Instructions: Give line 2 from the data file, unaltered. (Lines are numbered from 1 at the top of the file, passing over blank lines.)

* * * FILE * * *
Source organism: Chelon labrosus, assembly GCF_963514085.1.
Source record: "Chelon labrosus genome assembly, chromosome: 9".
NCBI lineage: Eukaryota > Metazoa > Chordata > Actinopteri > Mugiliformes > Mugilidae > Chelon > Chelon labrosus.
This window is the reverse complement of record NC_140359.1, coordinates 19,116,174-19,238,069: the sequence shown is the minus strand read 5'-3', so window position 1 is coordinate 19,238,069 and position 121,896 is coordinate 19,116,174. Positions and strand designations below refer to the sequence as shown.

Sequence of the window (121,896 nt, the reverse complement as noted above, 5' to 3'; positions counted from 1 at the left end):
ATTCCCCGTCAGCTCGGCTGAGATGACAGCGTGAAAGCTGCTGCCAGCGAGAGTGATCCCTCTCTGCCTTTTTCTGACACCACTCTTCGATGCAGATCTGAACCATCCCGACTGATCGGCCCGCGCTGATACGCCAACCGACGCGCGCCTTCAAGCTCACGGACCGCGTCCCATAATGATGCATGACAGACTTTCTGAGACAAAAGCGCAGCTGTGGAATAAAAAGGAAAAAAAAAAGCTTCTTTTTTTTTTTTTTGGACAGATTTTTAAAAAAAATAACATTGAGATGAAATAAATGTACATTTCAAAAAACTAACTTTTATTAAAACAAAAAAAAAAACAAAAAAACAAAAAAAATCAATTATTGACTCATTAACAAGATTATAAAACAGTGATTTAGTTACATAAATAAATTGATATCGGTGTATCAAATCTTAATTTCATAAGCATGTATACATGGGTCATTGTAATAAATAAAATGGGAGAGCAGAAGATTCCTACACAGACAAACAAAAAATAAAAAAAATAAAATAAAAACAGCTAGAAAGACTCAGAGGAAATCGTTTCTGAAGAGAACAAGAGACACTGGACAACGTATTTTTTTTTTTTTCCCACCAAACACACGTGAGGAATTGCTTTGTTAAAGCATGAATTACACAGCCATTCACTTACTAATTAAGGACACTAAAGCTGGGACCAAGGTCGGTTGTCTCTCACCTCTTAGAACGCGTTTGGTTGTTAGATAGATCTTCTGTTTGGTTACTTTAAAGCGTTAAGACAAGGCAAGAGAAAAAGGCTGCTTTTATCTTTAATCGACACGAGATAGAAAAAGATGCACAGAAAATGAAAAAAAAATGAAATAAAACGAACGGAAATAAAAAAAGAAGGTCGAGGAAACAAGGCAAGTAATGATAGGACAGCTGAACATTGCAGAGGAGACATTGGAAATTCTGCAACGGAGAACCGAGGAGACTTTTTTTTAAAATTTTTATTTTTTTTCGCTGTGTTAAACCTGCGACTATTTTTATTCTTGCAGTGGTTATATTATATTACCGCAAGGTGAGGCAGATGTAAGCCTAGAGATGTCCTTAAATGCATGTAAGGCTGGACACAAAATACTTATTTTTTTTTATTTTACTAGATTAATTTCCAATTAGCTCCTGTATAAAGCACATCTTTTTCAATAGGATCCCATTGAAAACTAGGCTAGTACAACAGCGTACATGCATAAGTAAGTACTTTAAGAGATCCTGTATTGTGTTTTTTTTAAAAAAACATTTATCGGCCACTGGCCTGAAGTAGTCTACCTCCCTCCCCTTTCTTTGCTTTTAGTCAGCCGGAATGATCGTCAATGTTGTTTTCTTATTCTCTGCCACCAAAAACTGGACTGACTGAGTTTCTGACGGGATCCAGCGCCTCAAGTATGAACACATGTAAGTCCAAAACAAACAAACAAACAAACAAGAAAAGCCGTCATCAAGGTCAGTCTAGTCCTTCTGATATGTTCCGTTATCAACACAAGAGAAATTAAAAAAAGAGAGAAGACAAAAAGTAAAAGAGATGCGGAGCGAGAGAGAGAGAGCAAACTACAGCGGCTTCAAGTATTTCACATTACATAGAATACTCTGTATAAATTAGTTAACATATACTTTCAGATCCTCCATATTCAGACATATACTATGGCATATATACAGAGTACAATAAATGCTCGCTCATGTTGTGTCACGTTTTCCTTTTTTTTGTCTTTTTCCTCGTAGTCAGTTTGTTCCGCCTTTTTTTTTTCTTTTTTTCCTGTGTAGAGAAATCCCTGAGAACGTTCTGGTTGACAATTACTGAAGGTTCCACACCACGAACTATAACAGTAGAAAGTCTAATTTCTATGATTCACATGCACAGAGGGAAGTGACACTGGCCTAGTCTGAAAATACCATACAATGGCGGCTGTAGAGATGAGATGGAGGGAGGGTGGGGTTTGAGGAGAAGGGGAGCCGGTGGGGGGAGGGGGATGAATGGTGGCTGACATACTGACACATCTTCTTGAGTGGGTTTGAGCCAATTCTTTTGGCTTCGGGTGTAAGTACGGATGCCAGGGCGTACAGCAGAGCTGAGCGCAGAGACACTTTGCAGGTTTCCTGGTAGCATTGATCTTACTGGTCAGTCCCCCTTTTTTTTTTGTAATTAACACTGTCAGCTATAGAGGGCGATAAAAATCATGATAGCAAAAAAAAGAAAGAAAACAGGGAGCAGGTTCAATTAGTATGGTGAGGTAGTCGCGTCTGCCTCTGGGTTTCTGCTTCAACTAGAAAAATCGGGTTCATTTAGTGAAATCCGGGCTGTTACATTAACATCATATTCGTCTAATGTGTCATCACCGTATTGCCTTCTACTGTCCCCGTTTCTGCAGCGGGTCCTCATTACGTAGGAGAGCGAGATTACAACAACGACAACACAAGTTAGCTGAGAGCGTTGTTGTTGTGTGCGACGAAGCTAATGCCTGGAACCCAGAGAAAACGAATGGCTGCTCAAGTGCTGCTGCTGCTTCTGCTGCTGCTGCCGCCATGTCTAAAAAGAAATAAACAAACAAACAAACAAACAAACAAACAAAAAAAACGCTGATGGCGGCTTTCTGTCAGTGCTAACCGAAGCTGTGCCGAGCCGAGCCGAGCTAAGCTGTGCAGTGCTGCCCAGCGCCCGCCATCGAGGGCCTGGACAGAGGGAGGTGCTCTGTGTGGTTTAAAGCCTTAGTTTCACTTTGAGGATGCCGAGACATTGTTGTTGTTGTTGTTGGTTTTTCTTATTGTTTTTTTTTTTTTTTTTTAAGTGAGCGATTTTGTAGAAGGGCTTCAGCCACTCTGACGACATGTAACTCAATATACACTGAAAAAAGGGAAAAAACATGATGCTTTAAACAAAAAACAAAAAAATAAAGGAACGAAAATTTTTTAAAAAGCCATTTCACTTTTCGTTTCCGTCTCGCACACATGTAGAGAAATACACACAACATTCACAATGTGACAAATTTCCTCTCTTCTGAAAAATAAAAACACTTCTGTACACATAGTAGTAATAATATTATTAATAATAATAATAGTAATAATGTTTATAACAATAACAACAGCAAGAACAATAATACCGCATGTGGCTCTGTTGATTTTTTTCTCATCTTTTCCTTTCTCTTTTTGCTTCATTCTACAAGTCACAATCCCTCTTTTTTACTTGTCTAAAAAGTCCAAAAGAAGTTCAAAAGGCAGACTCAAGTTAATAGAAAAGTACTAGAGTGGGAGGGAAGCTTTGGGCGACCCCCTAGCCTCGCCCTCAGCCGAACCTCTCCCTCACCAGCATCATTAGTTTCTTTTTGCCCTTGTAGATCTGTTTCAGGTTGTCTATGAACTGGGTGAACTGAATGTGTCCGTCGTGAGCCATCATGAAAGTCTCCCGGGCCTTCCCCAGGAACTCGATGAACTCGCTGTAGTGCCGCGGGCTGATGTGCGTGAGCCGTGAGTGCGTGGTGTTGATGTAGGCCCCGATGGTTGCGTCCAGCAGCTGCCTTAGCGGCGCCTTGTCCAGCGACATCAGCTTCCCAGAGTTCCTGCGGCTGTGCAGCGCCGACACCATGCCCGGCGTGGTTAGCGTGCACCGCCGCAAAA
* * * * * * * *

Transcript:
Source record: "Chelon labrosus genome assembly, chromosome: 9".